70 Percent of Companies Report C-Suite Involvement into AI Projects, with COVID-19 Driving Acceleration of AI Strategies – But Businesses Still Name Data as Key Challenge.
“Artificial Intelligence is neither,” according to my favorite quip. This field of computer science is perhaps the most misunderstood thanks to possibility thinkers like Ray Kurzweil and the many dystopian movies. Nevertheless, AI in its realistic form powers much modern technology. And not only for home artificial listening devices. Business and industry use it often, as well.
Appen Limited, the leading provider of training data for organizations that build effective AI systems at scale, has announced its annual State of AI Report for 2020. The report highlights increasing C-suite involvement and investment in enterprise AI projects as well as data being a key challenge as AI models get more frequent updates in production. The report also reveals the recent acceleration of AI strategies in the wake of the COVID-19 pandemic.
According to the report, nearly 75 percent of businesses now consider AI critical to their success, and AI continues to grow in importance across companies of various sizes and industries. Yet, almost 50 percent of those who responded to the 2020 State of AI survey feel their company is behind on their AI journey, suggesting a critical gap exists between the strategic need and the ability to execute.
“Many organizations have adopted the use of the internet at the core of their processes, and AI is on a similar journey from fringes to core value offering. Increasing investment in AI projects and greater involvement by the C-suite, along with accelerating enterprise adoption in the wake of COVID-19, are clear indicators that AI is core to business success,” said Appen CEO Mark Brayan. “However, most companies are still in the early stages and facing challenges, especially around training data.”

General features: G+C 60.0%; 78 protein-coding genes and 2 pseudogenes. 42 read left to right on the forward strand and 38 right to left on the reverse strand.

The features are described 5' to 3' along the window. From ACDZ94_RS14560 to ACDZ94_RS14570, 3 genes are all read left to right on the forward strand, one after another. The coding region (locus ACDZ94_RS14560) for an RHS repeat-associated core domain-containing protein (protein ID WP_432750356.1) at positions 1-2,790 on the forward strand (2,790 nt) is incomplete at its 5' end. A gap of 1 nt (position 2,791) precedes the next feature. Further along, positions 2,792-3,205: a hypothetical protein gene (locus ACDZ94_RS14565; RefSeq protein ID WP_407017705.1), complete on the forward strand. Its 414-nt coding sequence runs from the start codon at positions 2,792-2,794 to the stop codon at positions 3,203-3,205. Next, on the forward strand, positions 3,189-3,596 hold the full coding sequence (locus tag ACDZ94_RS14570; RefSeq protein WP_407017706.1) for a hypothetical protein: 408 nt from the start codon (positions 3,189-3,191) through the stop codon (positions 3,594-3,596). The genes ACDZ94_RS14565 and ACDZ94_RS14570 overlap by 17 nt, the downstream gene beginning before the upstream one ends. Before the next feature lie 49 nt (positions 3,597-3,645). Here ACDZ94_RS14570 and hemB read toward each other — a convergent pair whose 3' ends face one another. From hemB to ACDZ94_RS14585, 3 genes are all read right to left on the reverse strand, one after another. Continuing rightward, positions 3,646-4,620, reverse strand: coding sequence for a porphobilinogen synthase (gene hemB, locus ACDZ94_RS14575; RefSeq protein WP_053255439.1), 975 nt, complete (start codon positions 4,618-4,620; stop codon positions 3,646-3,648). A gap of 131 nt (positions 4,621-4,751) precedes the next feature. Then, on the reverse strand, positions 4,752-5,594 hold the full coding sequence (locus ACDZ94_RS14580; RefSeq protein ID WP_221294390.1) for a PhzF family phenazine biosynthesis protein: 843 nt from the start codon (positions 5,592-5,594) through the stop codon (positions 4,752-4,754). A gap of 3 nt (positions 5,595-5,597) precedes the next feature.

Key Takeaways from the 2020 State of AI Report
The C-Suite is now far more heavily invested and involved in the development of AI projects
Executive visibility and involvement in AI have increased over 30 percent year-over-year, with 71 percent of organizations reporting C-suite involvement in AI projects. What’s more, the percentage of companies investing over $5 million has effectively doubled compared to last year. With this level of executive involvement and increased budgets, ethics, governance, and risk management initiatives have become important topics for technologists building AI.
COVID-19 is not slowing AI Investment
Continuing investment in AI shows that businesses are choosing to spend in times of turbulence. Two-thirds of companies do not expect any negative impact on their AI strategies. Nearly 50 percent of companies have accelerated their AI strategies, 20 percent doing so “significantly,” betting their AI projects will have a positive impact on their organization’s resiliency, efficiency, and innovation.
“COVID-19 has changed everything about the way companies are operating today, but not everyone has adapted in the same way,” added Wilson Pang, CTO at Appen. “The State of AI report shows despite turbulent times, more than two-thirds of respondents do not expect any negative impact from COVID-19 on their AI strategies. Those that are prioritizing AI see the power of digital transformations as a way to improve their resiliency and long-term performance.”
Data remains the key AI challenge
Training data is the key to successful AI, with 3 out of 4 companies updating their models at least quarterly. However, 40 percent of those updating quarterly feel that a lack of data or data management is a challenge.
“Many businesses are still early on their AI journey and they are finding that their data needs span beyond in-house resources when looking for high-quality, annotated training data that drives AI success,” added Pang. “Industry leaders are turning more and more to third-party providers like Appen to help them deploy their AI projects.”